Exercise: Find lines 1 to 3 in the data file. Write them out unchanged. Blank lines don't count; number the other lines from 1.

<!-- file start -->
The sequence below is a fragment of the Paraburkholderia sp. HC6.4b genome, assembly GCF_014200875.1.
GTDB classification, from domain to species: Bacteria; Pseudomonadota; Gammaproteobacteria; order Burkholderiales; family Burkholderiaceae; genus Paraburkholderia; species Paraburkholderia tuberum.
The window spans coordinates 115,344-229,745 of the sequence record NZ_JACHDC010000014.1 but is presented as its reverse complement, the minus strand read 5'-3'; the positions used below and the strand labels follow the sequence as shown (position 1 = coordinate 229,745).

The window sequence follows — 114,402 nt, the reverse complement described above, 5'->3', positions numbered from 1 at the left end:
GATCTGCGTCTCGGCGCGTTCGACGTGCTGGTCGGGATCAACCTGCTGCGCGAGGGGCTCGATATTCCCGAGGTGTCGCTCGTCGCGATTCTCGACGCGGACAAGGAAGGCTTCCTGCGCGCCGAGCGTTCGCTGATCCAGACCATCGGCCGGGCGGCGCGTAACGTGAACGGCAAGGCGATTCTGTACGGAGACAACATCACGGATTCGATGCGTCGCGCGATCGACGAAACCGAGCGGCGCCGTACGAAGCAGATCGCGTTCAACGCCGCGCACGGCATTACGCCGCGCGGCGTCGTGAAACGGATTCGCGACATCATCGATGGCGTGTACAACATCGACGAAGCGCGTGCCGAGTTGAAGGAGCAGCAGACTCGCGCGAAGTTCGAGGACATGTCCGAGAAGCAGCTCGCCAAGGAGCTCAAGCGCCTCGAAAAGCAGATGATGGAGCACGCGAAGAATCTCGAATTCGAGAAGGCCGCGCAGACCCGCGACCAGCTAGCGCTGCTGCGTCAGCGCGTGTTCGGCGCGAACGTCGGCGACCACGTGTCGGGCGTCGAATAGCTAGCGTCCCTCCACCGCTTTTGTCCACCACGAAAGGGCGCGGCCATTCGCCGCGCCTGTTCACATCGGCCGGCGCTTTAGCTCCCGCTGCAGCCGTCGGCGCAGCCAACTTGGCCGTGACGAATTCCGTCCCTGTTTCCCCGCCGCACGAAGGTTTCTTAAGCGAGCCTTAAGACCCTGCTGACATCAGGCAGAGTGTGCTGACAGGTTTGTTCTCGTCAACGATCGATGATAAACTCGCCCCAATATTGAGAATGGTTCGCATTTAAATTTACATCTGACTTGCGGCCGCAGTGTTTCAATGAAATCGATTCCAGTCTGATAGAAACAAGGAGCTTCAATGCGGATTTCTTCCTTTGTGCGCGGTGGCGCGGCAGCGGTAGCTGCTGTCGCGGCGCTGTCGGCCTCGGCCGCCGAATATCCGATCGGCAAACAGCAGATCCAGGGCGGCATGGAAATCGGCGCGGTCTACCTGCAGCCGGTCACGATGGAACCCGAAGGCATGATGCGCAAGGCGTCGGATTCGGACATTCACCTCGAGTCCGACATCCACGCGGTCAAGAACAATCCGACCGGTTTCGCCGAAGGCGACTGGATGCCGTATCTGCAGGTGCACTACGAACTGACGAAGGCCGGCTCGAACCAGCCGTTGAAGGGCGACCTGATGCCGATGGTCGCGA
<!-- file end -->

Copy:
The sequence below is a fragment of the Paraburkholderia sp. HC6.4b genome, assembly GCF_014200875.1.
GTDB classification, from domain to species: Bacteria; Pseudomonadota; Gammaproteobacteria; order Burkholderiales; family Burkholderiaceae; genus Paraburkholderia; species Paraburkholderia tuberum.
The window spans coordinates 115,344-229,745 of the sequence record NZ_JACHDC010000014.1 but is presented as its reverse complement, the minus strand read 5'-3'; the positions used below and the strand labels follow the sequence as shown (position 1 = coordinate 229,745).